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Usually you would want to run a t in one of the lines to a reservoir. Don't forget to run a heatsink and fan on the hot side of the peltier.
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post #3 of 8 (permalink) Old 01-28-2016, 06:06 AM Thread Starter
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Usually you would want to run a t in one of the lines to a reservoir. Don't forget to run a heatsink and fan on the hot side of the peltier.
The water in the coil won't just empty into the reservoir if I do this?

Yes of course I would build it with the complete heat sink + fan. That unit on Marine Depot is complete with everything.
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post #4 of 8 (permalink) Old 01-28-2016, 06:08 AM
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I highly doubt you can achieve 10-15F drop with a small peltier, plus copper or titanium coil(expensive!!!) would be a much better choice than rubber hose in terms of heat transferring efficiency. Even if you are able to build one to achieve the desired drop, power efficiency to run and cost of material to build the whole system is likely going to be worse than, say a 1/13 HP compressor based cooler.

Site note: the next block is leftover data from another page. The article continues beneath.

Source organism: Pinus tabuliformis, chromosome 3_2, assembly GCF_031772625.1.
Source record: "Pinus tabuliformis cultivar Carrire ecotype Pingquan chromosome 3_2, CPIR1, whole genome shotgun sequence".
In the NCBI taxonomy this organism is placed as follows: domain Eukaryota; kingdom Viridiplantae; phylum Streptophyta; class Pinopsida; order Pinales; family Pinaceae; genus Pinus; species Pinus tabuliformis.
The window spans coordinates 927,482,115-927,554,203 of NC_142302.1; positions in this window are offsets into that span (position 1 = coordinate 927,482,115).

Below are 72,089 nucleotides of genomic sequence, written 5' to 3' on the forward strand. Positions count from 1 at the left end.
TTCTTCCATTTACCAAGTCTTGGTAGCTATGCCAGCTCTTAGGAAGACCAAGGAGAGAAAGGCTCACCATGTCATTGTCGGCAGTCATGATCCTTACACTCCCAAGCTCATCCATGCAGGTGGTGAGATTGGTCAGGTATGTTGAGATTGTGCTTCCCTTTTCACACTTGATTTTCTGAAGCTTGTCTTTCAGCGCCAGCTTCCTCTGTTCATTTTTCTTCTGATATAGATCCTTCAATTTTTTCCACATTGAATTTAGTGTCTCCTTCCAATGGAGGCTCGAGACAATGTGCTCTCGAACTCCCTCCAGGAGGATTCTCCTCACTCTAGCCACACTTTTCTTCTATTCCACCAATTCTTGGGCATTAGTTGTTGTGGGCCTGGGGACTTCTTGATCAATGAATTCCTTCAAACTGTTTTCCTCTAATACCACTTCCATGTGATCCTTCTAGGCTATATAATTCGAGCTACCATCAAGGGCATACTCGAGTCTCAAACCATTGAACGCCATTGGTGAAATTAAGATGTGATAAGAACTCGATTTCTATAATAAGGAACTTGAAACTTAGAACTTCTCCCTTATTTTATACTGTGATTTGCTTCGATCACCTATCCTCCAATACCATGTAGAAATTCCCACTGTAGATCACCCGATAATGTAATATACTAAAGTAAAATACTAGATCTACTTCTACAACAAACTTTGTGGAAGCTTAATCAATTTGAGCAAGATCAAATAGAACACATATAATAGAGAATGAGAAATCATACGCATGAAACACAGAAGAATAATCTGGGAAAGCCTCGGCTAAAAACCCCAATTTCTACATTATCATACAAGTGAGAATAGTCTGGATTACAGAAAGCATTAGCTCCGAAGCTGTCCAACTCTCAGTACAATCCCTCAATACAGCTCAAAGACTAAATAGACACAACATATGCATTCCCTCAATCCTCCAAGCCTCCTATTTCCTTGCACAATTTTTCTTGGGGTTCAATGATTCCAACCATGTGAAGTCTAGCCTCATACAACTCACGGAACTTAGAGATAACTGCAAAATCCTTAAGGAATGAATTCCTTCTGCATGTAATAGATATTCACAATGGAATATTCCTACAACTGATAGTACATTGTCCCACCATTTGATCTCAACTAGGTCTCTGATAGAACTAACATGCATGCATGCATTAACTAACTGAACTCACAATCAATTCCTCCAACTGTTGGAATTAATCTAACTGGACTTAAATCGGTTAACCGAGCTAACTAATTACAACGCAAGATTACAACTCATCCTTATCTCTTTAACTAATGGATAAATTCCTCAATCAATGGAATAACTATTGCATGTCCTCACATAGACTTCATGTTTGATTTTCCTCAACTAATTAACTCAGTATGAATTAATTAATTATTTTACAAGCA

Here is a video showing someone who managed to achieve 6.6C(30.7Cambient->24.1C, ~12F drop), in a guesstimated 10G tank. However, as you can see his hot side is water cooled with a decent sized radiator, running 3 fans(power supply, peltier and radiator block), 2 pumps(hot and cold). His TEC is rate at 154W max.

https://youtu.be/UhVNNZJkH38